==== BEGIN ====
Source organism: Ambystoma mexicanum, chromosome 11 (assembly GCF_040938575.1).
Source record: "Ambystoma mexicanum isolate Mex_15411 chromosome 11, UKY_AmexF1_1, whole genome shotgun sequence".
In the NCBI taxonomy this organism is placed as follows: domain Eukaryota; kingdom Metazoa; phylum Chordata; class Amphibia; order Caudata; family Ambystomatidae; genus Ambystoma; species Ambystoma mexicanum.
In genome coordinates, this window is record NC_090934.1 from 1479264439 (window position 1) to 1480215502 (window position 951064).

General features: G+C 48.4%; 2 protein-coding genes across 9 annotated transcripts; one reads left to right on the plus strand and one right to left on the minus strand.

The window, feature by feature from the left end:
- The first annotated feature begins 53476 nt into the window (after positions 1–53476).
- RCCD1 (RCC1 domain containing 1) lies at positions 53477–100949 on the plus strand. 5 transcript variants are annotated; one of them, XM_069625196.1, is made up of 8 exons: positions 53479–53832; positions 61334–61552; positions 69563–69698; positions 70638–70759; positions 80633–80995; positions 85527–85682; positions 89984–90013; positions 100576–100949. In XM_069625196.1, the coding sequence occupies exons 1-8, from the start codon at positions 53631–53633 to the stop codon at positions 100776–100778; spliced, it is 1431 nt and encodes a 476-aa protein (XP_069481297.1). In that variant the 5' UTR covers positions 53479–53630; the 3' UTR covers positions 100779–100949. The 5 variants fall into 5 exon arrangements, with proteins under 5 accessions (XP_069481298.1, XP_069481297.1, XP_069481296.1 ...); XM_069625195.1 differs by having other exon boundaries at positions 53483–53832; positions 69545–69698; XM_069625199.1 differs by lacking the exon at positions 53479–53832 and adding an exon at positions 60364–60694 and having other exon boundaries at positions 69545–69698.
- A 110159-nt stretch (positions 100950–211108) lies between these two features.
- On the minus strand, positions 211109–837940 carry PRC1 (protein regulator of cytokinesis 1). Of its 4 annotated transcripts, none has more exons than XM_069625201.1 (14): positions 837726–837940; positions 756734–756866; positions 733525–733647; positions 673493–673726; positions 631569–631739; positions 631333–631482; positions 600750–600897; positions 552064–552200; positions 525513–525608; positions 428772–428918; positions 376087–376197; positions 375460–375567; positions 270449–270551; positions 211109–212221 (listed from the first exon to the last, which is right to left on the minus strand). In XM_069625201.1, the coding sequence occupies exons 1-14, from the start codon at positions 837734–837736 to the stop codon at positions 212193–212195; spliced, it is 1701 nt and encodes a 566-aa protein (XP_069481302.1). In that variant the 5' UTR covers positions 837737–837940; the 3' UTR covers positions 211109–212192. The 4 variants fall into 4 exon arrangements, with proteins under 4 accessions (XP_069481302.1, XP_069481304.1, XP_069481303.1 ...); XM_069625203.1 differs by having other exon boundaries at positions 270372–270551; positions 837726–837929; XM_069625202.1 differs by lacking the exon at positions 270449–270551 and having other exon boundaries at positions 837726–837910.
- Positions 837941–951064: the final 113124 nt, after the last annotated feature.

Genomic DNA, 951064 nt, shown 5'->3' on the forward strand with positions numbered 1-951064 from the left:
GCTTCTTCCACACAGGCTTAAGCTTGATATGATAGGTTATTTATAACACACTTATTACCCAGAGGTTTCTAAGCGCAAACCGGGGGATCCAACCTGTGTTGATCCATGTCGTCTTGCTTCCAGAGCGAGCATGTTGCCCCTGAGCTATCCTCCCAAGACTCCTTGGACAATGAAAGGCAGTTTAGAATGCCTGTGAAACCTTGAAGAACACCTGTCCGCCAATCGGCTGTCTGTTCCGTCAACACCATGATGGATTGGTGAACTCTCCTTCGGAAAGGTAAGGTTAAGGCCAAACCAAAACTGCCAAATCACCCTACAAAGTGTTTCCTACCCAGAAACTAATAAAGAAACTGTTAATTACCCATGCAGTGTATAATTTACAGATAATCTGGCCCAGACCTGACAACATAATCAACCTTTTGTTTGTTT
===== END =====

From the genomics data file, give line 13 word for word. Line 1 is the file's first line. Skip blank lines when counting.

GCTTCTTCCACACAGGCTTAAGCTTGATATGATAGGTTATTTATAACACACTTATTACCCAGAGGTTTCTAAGCGCAAACCGGGGGATCCAACCTGTGTTGATCCATGTCGTCTTGCTTCCAGAGCGAGCATGTTGCCCCTGAGCTATCCTCCCAAGACTCCTTGGACAATGAAAGGCAGTTTAGAATGCCTGTGAAACCTTGAAGAACACCTGTCCGCCAATCGGCTGTCTGTTCCGTCAACACCATGATGGATTGGTGAACTCTCCTTCGGAAAGGTAAGGTTAAGGCCAAACCAAAACTGCCAAATCACCCTACAAAGTGTTTCCTACCCAGAAACTAATAAAGAAACTGTTAATTACCCATGCAGTGTATAATTTACAGATAATCTGGCCCAGACCTGACAACATAATCAACCTTTTGTTTGTTT